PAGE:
At the Edge: Cliffs of Ireland

At the Edge: Cliffs of Ireland

Back to Ireland!

Wait…what? You thought I was done with The Emerald Isle? Hardly. I’ve just been distracted by impromptu girls’ weekend and YouTube channels and such. But there’s still a lot of ground to cover. So here we go.

Last month, there was an article floating around the interwebs about eleven places people risk their lives to visit, and number seven on the list was one of my favorite places in Ireland: the Cliffs of Moher. The article focuses on the bike trail; however, the walking path can be just as treacherous. One stiff breeze, and bloop, you could be falling a whopping 700 feet to the ocean below.

Here’s the thing. I adored the cliffs in Ireland, and not just the Moher ones, for reasons that are a little more spiritual for me.

When I meditate, I imagine myself at the top of a cliff, arms extended, fingers spread apart, feeling the wind slip between them. Sometimes it’s a cliff in a forest, quiet and cool, with a soft mist in the trees below. Sometimes it’s at the edge of an ocean, sky burnt from a recent sunset. Sometimes it looks like Devil’s Pool in Zambia, water cascading next to me. Regardless, the cliff is an image I’ve focused on for years when I’m trying to relax.

Cliffs_of_Moher_1
Sitting at the edge of the Cliffs of Moher

Despite this, I have a pretty visceral reaction to heights. I get the sweaty palms, the weak knees, the vomitus feeling. Quite a way to meditate, eh?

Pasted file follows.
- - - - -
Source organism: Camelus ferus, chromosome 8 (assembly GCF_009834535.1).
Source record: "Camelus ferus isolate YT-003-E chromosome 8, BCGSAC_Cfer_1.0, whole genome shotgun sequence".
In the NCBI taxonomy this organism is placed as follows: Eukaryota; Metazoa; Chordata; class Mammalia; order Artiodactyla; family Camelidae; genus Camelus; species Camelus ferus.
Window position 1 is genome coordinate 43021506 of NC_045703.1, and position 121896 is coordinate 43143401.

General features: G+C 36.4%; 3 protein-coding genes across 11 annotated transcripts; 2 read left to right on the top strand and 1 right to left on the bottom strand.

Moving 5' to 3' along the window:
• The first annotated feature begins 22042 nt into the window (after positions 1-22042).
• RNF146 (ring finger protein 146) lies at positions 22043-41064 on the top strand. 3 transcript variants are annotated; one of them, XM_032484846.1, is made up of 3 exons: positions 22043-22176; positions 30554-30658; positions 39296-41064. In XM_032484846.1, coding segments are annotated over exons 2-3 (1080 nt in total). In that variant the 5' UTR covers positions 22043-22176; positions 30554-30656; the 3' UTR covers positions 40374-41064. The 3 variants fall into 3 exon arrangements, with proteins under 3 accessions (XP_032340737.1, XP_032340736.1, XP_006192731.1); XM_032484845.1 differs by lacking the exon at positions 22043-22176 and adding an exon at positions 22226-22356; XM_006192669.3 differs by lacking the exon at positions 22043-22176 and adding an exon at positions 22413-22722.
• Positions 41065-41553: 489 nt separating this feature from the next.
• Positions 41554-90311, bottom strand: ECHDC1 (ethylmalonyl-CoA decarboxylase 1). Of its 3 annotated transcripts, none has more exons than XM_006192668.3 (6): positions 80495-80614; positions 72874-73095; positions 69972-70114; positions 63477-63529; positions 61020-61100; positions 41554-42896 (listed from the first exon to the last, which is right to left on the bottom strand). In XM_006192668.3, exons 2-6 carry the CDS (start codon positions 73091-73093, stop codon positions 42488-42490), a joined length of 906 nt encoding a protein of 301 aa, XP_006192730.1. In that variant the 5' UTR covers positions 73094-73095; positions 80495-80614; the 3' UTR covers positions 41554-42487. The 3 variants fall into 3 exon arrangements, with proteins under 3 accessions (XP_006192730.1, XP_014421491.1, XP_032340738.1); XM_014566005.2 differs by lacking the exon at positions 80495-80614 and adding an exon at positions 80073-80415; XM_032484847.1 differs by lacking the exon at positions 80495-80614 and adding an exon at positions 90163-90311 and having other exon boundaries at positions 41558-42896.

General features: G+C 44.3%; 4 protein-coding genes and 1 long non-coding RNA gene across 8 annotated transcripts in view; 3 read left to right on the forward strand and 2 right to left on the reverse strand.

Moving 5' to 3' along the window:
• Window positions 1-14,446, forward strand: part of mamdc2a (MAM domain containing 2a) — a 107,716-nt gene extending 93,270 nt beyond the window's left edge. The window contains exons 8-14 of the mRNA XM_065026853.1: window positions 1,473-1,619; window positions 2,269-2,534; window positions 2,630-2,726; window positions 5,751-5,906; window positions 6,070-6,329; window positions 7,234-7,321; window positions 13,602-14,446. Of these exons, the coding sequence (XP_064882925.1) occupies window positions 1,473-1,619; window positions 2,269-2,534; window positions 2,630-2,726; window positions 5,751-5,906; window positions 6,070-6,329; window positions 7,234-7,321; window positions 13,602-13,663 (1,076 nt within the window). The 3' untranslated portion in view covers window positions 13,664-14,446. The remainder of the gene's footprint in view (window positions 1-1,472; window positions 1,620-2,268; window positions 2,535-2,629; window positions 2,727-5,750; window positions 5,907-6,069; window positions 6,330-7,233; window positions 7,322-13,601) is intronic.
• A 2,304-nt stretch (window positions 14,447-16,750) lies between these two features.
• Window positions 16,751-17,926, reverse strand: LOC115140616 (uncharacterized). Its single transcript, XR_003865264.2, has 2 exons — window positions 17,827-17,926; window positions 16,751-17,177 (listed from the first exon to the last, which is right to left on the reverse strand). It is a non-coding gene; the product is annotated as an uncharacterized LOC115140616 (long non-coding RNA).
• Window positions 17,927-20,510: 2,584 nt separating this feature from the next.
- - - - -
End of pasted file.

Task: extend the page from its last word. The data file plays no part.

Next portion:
While in Ireland, I had the chance to experience my meditation image, to live and feel something very sacred to me. But unfortunately, when I actually got up to the edge of a cliff, I was so ridiculously excited that my attempts for introspection flew right off the side to the rocks below.

What I needed was an anchor, someone to venture to the edge with me. Sadly, no one in my group would do so, least of all my mom, and I had to steel myself against my body’s reaction alone. I ventured as close to the edge as I dare, and on the Aran Islands, a gust of wind pushed me forward, reminding me that yes, I could plummet down into the icy water.

Cliffs_Sign

Lucky for me, there are a lot of cliffs in Ireland. By the end of the trip, I had mastered most of my body’s reactions, and I did take time to stand at the edge, take deep breaths, and feel the ground beneath my feet, the wind between my fingers, and the waves crashing below.

My advice? Walk as close to the edge as you dare, and make your peace with God.

Here are my favorite cliffs of Ireland:

Dunluce Castle, County Antrim, Northern Ireland
View from Dún Aonghasa, Inishmore, Aran Islands
View from Dún Aonghasa, Inishmore, Aran Islands
Aran Islands: I got closer, but no one documented
Dún Aonghasa: the photographer wouldn’t come any closer
Dún Aonghasa: Thank goodness for the selfie stick
Dún Aonghasa: Thank goodness for the selfie stick
Over the edge: Aran Islands
At the edge of Dún Aonghasa
Downpatrick Head, County Mayo
Downpatrick Head, County Mayo
Crossing the bridge at Carrick-a-Rede
Crossing the bridge at Carrick-a-Rede
Carrick a Rede
Carrick-a-Rede: The only one in my group to cross the bridge.
Carrick a Rede
Carrick-a-Rede
Cliffs of Moher
The majestic Cliffs of Moher
Cliffs of Moher (different angle of the previous picture)
Cliffs of Moher: See all the people walking at the top?
Cliffs of Moher
Cliffs of Moher
Cliffs of Moher: Once again, use a selfie stick if you have to
Cliffs of Moher: Another selfie stick shot

 

 

3 thoughts on “At the Edge: Cliffs of Ireland

  1. GORGEOUS!! Sometimes it’s easier to get close to the edge by laying down on your belly and edging up like a snake. (hillbilly tips)

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